If you put a 100 guitar amp side by side with a 100 watt bass amp the guitar amp will blow the bass away, you will need around 300 watts on bass to compete; the same applies to bi-amping, the low mids to highs should be attenuated back and then the overal volume increased to get the true benefits of bi-amping, this priciple works particularly well in the 1x15 + 2x10 configuration where turning the bass up in a full range system could harm the 10s but turning the bass up in a bi-amp setup only affects the 15.
    This site has a more in depth insite into the joys of bi-amping.
  8. watspan


    Nov 25, 2002
    madison, wi

    look at post # 13 for a couple of pics of my biamp rig. Thunderfunk Uncle AMP 420 below. AMP 250 up top into an ampeg pr1528he. I find the flexibility of tone the real benefit as the 420 has an adjustable crossover and timbre setting and you can adjust the eq and volume of the top separately, plus you can use effects in the top end only w/o losing the bass. the pr1528he was designed to biamp, so that may be what helps this work. many posters on the topic feel if you don't have proper cabinets the effort isn't worthwhile. the same cab can be played full range and sounds great--just less tonal flexibility.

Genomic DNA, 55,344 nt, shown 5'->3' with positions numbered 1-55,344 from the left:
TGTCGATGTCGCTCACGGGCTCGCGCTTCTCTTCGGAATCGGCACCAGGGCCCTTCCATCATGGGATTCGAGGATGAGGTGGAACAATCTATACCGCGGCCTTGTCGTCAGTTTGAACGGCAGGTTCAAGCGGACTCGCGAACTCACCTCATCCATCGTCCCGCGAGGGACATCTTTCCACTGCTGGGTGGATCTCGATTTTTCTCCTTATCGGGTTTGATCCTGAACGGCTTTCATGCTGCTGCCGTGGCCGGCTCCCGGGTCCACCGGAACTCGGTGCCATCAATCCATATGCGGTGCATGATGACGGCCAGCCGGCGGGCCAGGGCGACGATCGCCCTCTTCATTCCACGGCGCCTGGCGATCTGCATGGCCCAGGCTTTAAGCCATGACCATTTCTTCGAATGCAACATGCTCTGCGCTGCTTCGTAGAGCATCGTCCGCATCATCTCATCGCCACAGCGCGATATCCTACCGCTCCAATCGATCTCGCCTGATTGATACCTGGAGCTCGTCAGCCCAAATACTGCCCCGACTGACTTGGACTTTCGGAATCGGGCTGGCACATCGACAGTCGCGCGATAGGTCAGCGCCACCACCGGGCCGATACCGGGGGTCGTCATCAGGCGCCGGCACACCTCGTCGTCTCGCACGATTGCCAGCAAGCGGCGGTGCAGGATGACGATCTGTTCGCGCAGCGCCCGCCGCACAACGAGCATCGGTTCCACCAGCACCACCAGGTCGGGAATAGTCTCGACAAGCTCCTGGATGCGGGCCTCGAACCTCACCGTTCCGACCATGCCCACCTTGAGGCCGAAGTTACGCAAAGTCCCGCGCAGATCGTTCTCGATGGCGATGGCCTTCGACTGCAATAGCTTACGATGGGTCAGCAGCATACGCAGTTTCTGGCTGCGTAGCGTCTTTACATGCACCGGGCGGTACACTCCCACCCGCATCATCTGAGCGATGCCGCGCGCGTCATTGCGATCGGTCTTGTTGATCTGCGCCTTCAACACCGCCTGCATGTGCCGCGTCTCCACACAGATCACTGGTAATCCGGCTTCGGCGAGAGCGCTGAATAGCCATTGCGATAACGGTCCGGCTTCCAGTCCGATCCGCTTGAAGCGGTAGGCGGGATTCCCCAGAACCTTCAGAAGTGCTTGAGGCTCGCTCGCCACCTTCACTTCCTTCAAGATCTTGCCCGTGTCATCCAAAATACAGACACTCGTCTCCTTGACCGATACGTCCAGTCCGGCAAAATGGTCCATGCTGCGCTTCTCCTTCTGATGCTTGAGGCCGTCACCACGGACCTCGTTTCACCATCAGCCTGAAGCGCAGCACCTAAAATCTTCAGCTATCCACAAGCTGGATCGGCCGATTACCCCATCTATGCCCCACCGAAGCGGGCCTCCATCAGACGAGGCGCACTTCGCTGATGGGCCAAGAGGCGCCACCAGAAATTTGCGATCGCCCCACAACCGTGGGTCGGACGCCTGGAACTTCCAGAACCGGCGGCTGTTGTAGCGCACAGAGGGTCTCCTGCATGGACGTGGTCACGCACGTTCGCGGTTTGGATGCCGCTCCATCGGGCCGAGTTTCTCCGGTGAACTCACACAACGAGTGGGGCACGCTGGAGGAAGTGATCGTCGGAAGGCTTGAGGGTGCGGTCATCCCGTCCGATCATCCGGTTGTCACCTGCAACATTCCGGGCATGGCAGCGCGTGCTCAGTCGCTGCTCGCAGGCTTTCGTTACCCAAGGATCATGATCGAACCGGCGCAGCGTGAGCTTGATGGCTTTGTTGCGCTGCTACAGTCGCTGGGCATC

9. greenboy


    Dec 18, 2000
    remote mountain cabin Montana
    greenboy designs: fEARful, bassic, dually, crazy88 etc
    Well, that's PART of it. but a big factor is that hardly anyone has chosen or designed cabs that are especially suitable for it AND bass stage amps, or amps that give more power to the subwoofer section, and a lot of preamps don't allow one to cross over low enough or at a steep enough slope. Or give the option to try the top cab in full-range mode (though with many cab combinations this may cause problems sometimes it's a way to get some extra oomph).

    Really, it's questionable on many stages if that amount of low freqeuncies at high energy is desirable for several reasons (mechanical coupling with stage, interaction with mics), and if there is subwoofer support in the PA, whether another high-energy low frequency source should be around but not in mutual coupling on the same plane as the PA subs because of phase cencellation.

    For solo performers or those working mostly with small PAs though, it can be a great boon to have something that can make equivalent SPL below 100 Hz as their rig can above that. But again, it's hard to find the right set of components that can deal out as well and stay compact too.
  10. I have biamped my rig for a long time. Like watspan mentioned it can be very flexible. The main reason most of us did it is because of the super clean deep sounding lows it provides.